Vige: I have a lot of interface with faculty and students, but one of the opportunities that I have that I really, really enjoy is the international host family program that I participate in every year. Almost since I came here in 2002, I’ve “adopted” a student or students. I usually stay in touch with these students. So now I have alumnae families in Turkey and China and Luxembourg and France and all over the world. Whenever I get a new student, I call upon my graduated students to e-mail that student and tell them what to bring and how to prepare, and it’s their responsibility…what to order from Amazon. It creates a network, and they start helping each other.

IMG_2893Stuart: At any rate, from the day I got here, I’ve been proud to be a part of this faculty. Frankly, pretty much in awe of everyone I’ve ever worked with – at times overwhelmingly so. But to see the impact that my colleagues have had on my children, and the impact of a Hamilton education on my children…now, I love my colleagues. I’m grateful for them in ways that I… sometimes… I hope there’s some parent out there that feels that way about me. Having some kind of impact on your kid, because I’ve seen it three times over now.  And talk about blessing!

Patty: One of the things that makes me happy and feel so grateful to be a part of this community is just the sheer fact that one of my graduates, Catie Gibbons, shoots me a text message the other day telling me that they’re moving her little brother into Hamilton tomorrow. He’s coming in as a new freshman and wants to know if I’m around and she and her dad want me to come find them, and that just makes me so giddy and proud that we’re in a relationship with so many people like that.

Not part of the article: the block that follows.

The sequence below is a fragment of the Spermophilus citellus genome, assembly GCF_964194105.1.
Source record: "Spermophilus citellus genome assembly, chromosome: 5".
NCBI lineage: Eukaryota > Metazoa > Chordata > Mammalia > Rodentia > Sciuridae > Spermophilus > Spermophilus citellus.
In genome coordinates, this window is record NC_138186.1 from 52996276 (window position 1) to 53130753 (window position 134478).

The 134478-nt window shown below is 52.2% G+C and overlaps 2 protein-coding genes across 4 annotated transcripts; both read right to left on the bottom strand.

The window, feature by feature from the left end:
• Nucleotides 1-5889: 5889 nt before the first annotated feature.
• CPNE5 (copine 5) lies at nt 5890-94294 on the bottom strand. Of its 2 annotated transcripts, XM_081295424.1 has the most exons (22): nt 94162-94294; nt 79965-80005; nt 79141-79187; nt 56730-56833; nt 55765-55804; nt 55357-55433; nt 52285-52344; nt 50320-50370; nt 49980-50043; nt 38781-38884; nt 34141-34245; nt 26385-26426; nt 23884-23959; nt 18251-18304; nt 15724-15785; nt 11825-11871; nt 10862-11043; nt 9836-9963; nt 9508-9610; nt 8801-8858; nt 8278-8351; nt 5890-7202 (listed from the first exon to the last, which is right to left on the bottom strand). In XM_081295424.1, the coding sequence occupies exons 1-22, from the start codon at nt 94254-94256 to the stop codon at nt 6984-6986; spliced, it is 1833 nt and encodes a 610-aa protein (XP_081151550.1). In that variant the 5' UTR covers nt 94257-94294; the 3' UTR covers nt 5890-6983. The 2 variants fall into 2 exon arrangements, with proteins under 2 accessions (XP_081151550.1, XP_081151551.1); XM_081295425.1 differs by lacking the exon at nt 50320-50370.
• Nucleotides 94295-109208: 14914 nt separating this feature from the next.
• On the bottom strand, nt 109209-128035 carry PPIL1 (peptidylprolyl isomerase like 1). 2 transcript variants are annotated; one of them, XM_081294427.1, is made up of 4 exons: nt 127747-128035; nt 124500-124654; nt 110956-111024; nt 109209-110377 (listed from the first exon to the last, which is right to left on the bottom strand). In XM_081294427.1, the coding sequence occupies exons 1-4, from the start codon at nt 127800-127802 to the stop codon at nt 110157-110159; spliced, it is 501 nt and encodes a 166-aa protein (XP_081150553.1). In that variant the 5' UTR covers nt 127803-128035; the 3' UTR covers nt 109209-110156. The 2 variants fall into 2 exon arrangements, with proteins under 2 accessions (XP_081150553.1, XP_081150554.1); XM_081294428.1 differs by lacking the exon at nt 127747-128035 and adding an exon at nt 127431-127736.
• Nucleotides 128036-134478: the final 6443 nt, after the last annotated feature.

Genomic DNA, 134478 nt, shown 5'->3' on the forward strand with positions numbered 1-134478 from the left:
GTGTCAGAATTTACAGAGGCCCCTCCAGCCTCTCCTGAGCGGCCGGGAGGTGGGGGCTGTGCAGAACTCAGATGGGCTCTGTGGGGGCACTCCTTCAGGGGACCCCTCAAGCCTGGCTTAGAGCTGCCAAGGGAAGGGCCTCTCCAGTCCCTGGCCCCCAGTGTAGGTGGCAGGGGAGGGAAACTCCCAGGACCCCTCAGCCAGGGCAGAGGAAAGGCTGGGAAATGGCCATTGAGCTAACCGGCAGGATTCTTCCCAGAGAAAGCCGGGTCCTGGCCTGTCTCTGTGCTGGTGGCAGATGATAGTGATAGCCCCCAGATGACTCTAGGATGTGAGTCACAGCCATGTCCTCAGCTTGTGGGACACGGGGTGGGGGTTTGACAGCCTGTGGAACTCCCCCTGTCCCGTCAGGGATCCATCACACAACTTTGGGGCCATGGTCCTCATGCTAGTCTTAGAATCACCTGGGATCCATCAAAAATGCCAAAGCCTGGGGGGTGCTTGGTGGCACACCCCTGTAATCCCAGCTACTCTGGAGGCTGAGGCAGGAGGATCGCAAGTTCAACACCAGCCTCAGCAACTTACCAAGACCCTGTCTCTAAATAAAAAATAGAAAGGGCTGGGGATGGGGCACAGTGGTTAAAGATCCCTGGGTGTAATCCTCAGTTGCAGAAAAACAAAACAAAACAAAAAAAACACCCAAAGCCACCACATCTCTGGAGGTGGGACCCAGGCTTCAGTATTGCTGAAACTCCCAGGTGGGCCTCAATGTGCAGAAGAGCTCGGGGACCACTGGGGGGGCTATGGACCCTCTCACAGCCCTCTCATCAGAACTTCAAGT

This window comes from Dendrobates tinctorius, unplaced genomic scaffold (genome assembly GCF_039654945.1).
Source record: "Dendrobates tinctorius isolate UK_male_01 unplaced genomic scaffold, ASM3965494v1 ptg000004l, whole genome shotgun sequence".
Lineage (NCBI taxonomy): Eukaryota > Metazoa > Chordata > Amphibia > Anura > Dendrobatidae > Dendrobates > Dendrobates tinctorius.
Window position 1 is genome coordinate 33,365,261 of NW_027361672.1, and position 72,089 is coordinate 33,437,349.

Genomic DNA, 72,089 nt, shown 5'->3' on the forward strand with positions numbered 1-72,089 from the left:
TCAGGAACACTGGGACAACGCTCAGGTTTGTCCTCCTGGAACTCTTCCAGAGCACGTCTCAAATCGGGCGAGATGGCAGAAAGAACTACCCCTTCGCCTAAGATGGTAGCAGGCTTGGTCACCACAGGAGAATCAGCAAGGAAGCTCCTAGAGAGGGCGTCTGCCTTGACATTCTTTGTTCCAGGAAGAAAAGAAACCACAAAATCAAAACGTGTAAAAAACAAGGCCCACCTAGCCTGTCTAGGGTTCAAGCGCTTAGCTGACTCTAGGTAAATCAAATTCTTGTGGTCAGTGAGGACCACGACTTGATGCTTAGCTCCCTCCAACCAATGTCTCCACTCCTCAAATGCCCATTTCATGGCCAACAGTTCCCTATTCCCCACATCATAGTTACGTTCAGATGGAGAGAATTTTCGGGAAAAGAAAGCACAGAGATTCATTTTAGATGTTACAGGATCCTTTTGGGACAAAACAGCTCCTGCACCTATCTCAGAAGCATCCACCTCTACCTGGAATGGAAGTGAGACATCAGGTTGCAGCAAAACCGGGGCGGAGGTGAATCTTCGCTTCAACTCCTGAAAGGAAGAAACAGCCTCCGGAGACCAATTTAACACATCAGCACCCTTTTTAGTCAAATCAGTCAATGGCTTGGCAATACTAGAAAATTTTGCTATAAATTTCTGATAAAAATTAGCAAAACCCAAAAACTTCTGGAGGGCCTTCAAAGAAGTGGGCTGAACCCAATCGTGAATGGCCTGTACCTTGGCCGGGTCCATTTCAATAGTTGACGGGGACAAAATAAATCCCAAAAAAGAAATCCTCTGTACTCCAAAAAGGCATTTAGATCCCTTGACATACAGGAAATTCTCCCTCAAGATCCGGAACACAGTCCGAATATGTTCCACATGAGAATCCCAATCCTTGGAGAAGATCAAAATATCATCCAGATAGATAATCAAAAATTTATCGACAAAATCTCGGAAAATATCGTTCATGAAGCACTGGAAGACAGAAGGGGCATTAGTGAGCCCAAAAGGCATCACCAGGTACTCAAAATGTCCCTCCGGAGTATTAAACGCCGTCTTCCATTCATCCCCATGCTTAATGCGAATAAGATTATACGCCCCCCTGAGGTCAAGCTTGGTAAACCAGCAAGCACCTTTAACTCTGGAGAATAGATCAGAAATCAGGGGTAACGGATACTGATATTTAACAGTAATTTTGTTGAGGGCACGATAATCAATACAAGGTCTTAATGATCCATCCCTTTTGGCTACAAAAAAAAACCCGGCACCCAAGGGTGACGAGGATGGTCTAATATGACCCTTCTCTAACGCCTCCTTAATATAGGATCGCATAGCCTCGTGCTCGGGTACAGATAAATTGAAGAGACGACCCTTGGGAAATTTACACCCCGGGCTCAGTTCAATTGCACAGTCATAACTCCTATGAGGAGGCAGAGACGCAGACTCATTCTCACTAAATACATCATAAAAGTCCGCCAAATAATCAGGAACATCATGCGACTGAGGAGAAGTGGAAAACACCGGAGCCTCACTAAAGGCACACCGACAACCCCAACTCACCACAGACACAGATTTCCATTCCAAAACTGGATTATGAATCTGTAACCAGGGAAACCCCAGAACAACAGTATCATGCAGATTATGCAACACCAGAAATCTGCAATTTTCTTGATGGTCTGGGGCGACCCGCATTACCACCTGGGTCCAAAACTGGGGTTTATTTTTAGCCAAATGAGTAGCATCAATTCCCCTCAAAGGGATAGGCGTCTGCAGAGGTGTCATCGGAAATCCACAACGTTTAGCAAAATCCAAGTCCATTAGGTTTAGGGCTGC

Marianne: My favorite perk that I want to talk about is actually the free spot in the cemetery, which when I tell people about this, they are always just blown away.

So you look at the map and you’re like, “Oh, I’ll be over by so and so. I’m sure she’ll have a really cool statue, so people will come over and visit me.” I joke with my students about that, and they say, “When you come back for reunion, you can come visit me over by the Truax pillars. Have a drink, have a toast, read some Kant or something in honor of me. So that’s my favorite perk.

David: This is the place where Samuel Kirkland, who founded the Hamilton-Oneida Academy, which was the predecessor of Hamilton College back in 1793… That’s where he would greet students. Now we’re greeting the students as they come in to sign the register. You tell me, but to me it’s a really moving moment. You’re inscribing your name in the book of the college, and you’re connecting with that 206-year history, and you’re also looking to that community going forward.

IMG_2909Stuart: But Hamilton’s history, certainly the modern history, is absolutely stunning compared to almost anywhere else. It is this insane combination of the old stuffed shirt, men’s campus on one side, and the raging liberal female campus on the other side. What we’ve got here is hormonal balance. It’s just fabulous, and it took the best of both of those perspectives and rolled it into one ball, and that is what everybody here benefits from every single day.